Mathis Altmann, teamcommercial (2019), Freedman Fitzpatrick/Truth and Consequences: “Finding new spaces for Parcours is a bit like working with your wish-list of artists. I’ve been trying to use some spaces for years, for example, this 12th-century chapel [in which the work is located], which was remodelled into an office in the 1970s. It’s a strange mix of Modern and ancient architecture. It has been difficult to find an appropriate project for it, but now we finally have one. The piece is based on Mathis’s research during his Chinese residency and his life in Los Angeles. He has lived in cities where an accelerated technology culture is clashing with high demand for amenities and real estate, layered behind a seductive web of visuals and sounds. For Parcours, he has created a series of cross-shaped LED signs imbued with a contemporary iconography of popular culture, tinted the windows with coloured foil and has even invited a special guest.”

Dan Graham, Dancing Circles (2018), Greene Naftali: “This work has only been shown once before. An intersecting figure eight of sorts, it is a classical Graham pavilion oscillating at the intersection of sculpture and architecture, sitting on its own platform. But because it’s transparent, it’s playing with the openness of the Münsterplatz, with the reflection of the individual versus the crowd. For once, it’s nice to break up the square horizontally rather than vertically; people are used to seeing an Ugo Rondinone or Ai Weiwei there—central dominating vertical structures. This work lets you see through it or walk through it if you want to.”
David Owens

Dan Graham, Dancing Circles (2018), Greene Naftali: “This work has only been shown once before. An intersecting figure eight of sorts, it is a classical Graham pavilion oscillating at the intersection of sculpture and architecture, sitting on its own platform. But because it’s transparent, it’s playing with the openness of the Münsterplatz, with the reflection of the individual versus the crowd. For once, it’s nice to break up the square horizontally rather than vertically; people are used to seeing an Ugo Rondinone or Ai Weiwei there—central dominating vertical structures. This work lets you see through it or walk through it if you want to.”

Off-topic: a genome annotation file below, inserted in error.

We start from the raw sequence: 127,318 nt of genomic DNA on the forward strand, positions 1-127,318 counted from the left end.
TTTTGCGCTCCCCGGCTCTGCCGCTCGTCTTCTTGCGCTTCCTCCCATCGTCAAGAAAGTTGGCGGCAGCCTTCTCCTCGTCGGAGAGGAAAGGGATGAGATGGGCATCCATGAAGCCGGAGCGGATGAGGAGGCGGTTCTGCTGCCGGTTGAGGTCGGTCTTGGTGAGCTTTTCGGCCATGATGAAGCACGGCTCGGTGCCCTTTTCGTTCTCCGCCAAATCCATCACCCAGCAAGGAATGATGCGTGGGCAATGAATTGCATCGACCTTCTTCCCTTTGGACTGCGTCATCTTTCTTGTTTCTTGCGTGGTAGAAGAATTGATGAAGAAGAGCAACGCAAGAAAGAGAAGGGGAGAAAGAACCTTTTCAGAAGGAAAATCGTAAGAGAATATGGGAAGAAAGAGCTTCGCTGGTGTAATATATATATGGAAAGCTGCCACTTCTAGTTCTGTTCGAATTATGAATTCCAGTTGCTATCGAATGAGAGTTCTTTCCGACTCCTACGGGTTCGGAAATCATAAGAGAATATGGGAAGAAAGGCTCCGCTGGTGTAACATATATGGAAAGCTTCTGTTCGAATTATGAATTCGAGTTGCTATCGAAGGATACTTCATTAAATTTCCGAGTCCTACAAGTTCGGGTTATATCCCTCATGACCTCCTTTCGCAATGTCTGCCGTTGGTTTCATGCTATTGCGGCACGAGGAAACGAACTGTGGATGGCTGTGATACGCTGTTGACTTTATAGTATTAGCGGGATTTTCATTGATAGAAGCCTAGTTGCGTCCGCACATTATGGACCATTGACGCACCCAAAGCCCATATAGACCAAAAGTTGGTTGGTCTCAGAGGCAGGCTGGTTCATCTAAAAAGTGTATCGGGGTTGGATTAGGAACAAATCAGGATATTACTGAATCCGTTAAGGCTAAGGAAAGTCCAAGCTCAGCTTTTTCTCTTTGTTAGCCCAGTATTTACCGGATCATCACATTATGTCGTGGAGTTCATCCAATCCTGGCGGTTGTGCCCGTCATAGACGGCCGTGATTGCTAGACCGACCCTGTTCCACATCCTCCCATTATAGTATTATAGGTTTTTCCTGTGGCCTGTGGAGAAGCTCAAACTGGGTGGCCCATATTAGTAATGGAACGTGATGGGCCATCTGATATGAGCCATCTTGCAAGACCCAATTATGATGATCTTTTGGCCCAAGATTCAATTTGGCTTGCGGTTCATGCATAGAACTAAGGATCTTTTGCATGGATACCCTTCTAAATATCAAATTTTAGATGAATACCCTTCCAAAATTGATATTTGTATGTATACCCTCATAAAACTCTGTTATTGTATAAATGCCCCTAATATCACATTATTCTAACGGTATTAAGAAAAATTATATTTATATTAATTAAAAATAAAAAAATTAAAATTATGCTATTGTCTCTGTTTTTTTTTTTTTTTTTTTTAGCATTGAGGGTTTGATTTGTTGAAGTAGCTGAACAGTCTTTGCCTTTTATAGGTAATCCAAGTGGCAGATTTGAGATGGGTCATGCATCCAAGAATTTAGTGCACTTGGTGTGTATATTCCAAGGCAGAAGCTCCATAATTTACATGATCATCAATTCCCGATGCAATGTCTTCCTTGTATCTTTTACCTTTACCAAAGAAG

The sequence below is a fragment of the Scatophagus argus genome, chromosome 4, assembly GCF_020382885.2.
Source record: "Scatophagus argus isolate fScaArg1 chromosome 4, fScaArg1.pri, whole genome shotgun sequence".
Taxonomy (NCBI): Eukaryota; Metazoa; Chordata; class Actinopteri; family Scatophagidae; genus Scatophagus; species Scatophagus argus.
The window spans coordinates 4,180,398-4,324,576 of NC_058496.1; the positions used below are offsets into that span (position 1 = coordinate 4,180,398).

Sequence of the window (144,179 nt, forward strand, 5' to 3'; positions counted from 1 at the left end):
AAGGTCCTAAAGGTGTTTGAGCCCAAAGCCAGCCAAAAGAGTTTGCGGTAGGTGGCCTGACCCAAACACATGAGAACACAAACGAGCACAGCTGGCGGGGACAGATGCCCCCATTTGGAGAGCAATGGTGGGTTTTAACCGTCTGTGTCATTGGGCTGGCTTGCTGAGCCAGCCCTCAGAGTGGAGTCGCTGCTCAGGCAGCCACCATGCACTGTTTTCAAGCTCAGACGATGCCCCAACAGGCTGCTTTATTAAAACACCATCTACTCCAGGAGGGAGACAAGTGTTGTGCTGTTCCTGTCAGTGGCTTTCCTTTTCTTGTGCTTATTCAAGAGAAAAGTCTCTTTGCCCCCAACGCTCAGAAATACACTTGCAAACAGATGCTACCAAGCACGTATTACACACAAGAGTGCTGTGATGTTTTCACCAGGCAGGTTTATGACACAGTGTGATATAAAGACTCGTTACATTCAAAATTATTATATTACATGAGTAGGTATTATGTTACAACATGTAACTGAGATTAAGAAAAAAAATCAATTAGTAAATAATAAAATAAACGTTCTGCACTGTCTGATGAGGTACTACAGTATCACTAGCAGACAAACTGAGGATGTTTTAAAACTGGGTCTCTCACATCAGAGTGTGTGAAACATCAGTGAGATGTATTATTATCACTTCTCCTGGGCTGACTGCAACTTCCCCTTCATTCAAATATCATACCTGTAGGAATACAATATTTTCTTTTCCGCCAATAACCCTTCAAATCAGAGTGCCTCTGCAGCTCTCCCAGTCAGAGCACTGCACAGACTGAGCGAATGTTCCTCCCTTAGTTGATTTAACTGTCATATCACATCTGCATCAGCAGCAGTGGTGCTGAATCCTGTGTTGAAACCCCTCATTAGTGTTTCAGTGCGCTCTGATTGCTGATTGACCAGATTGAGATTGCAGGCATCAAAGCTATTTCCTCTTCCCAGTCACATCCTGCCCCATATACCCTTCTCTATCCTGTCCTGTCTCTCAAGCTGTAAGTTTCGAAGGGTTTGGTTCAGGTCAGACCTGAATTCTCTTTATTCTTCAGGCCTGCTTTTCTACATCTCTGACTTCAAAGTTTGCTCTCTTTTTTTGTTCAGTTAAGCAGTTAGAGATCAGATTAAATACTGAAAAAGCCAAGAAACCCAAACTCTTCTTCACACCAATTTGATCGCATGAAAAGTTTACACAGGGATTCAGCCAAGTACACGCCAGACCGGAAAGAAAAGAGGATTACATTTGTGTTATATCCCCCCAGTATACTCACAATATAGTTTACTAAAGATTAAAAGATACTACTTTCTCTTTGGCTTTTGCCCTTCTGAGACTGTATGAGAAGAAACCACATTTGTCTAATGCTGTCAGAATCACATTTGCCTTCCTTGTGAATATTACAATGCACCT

Pierre Bismuth, Abstractions (Switzerland/ Burundi) (2019), Jan Mot: “All of the buildings in the Münsterplatz have holders for mounting flags on national holidays, which intrigued Pierre. He made 15 flags for the square, superimposing two flags on one another. One represents a European host country while the other its biggest migrant group. So, for example, the largest number of migrants in Switzerland come from Eritrea. It is a beautiful and poetic work about abstraction and migration.”
David Owens

Pierre Bismuth, Abstractions (Switzerland/ Burundi) (2019), Jan Mot: “All of the buildings in the Münsterplatz have holders for mounting flags on national holidays, which intrigued Pierre. He made 15 flags for the square, superimposing two flags on one another. One represents a European host country while the other its biggest migrant group. So, for example, the largest number of migrants in Switzerland come from Eritrea. It is a beautiful and poetic work about abstraction and migration.”